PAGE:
Thursday, November 14, 2019

Have the holidays been cancelled?

Our son who has brain cancer has decided that this year we won’t celebrate November birthdays, Thanksgiving, or Christmas.  Of course, we are disappointed, but he needs to be careful about viruses.

But that set me to thinking about other unusual holidays.  Our son Stanley died on February 13, and we were receiving Valentine cards and sympathy cards in the same mail drop. Our son Patrick died shortly before Thanksgiving, so that holiday in 1964 was pretty much a blur.  I can’t even remember if we made the trip to Mt. Morris or stayed in Champaign.
 Stanley, Christmas 1962
Bob's mother, grandmother, Aunt Babe, Aunt Bert

And my dear Mother, always one for stern advice, warned me not to let bad memories interfere with future enjoyment of holidays.  It was wise advice, especially since I didn’t know she especially cared about holidays, which were always rather low keyed in my family, compared with my husband’s family blow outs and budget busting gifts.

Christmas both of those years was just awful.  My sisters had adorable toddlers the same age as Stanley, which we needed to admire and coo about while remembering an earlier Christmas with Mom and Dad beaming holding 3 babies. I have a few photos from those years and I look like death warmed over, as we used to say in the 20th century.

 Our final Christmas in our home of 34 years, 2001

Thanksgiving 2009
Another holiday alone memory is the fall of 1957.  My college roommate, JoElla, and I decided we would just stay on campus for Thanksgiving and not face that 6 hour drive back to Illinois. We could relax, read, maybe go to a movie and catch up on laundry.  What a disaster!  We had no idea how deserted and lonely the campus would be, or how everything would be closed and we’d eat cold food in our dorm room.  By Christmas I was so homesick I could barely function.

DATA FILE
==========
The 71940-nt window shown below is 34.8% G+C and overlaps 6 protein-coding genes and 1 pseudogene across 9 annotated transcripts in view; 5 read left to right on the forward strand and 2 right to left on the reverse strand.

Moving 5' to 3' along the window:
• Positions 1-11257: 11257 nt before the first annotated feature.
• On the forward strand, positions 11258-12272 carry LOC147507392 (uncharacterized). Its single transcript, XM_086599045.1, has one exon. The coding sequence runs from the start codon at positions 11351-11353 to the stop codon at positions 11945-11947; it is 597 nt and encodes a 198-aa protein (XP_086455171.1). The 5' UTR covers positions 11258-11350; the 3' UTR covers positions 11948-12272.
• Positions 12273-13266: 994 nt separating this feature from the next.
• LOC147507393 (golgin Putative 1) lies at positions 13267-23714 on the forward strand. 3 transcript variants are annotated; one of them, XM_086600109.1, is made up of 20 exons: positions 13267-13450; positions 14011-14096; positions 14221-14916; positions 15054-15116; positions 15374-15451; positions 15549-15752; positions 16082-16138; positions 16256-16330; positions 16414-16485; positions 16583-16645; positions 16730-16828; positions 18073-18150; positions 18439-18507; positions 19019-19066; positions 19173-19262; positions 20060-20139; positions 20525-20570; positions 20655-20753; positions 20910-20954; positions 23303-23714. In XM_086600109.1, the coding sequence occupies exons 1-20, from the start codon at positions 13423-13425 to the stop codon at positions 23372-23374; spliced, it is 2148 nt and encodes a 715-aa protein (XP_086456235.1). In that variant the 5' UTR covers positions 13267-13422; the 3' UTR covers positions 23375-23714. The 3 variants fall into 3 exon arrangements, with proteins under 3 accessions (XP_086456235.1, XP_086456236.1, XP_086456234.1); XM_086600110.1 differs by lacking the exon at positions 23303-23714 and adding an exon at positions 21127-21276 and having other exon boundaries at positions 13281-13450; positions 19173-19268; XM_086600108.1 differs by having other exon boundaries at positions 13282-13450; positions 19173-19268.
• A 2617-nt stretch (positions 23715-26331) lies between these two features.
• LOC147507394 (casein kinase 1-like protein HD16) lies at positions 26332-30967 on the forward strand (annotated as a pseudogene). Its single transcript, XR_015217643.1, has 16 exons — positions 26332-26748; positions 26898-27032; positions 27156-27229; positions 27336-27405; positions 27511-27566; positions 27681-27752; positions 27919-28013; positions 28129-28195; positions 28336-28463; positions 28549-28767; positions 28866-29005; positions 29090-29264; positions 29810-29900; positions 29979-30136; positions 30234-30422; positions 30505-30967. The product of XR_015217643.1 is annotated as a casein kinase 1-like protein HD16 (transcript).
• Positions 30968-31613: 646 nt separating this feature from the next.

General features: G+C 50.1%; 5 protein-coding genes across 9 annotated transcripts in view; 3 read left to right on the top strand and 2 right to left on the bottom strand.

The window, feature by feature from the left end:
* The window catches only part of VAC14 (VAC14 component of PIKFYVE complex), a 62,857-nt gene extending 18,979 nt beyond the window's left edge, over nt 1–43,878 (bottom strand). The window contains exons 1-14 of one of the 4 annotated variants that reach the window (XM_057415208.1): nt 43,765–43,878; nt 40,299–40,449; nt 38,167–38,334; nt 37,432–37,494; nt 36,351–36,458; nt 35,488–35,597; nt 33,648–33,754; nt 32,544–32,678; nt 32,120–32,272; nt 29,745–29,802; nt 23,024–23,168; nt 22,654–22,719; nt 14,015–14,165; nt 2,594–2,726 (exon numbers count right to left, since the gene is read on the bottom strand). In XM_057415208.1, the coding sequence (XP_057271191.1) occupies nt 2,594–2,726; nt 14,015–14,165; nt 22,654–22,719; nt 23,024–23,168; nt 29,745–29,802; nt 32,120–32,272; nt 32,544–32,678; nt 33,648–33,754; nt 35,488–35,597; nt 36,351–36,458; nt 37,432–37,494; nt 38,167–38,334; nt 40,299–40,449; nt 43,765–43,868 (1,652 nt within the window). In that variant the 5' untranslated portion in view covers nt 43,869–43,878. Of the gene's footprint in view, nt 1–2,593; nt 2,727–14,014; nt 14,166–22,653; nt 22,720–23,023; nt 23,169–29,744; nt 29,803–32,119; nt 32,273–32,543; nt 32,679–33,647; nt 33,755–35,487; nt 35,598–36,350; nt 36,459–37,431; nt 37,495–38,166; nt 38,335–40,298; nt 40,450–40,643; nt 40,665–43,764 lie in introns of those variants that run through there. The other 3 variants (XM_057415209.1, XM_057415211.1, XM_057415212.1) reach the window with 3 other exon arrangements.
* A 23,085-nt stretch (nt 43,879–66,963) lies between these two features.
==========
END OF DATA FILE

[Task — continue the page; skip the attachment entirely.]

Then there was the year that my sister and I decided we’d do something totally different for the holidays because our adult children were squabbling with each other—I don’t even remember the year—sometime in the early 2000s—or what the disputes were.  By comparison with this year, they were certainly minor. So we got together at Rehoboth Beach and had Thanksgiving dinner at a lovely hotel known for that event.

For years we shared and alternated our winter holidays with our son in law’s parents in Cleveland. I think we ate alone in a restaurant or would drive to Indianapolis to have dinner with Bob’s family—usually a huge crowd and that often made us feel even more lonely because by that time some of our nieces and nephews were grandparents and we couldn’t even identify some of the people.

And Oh My.  The years I cancelled at the last minute our plans to drive to Illinois to spend Thanksgiving or Christmas with my parents.  One of us would always seem to come down with a cold and it would go through the family so I’d cancel the 10 hour trip. And guiltily I confess, that I often wasn’t too sad, because what looked like a fabulous idea during Indian Summer in October’s bright colors didn’t look so great in the ice and snow of late December.  Mom was always understanding and gracious—not to worry, they would drive to Oregon and eat at the nursing home with my grandparents.

Again the holidays of 2017-18 were really bad.  Our daughter had planned a great neighborhood football party, the invitations were out, the food was prepared, and their sweet little Chihuahua Abby died very suddenly. It was a horrible shock.  We were all devastated, especially since in the previous 3 months Phil’s dear Rosa and our Lotsa Spotsa had died and it was like opening a raw wound.  At the last minute, the five of us did get together, enjoyed the food, and watched the game. We cried and laughed and helped each other get through a very bad time. It was momentary—you don’t get over a tragedy just by enjoying a few laughs and some great food.  But it helps.

The early Americans were still thankful for their good harvest in spite of all their losses, and Jesus was still born in a manger in Bethlehem to be setting out for the cross years later.  We’ll remember what holidays are about and will be thankful for our hope which is in the Lord, and for modern technology and drugs which will battle this disease for us.

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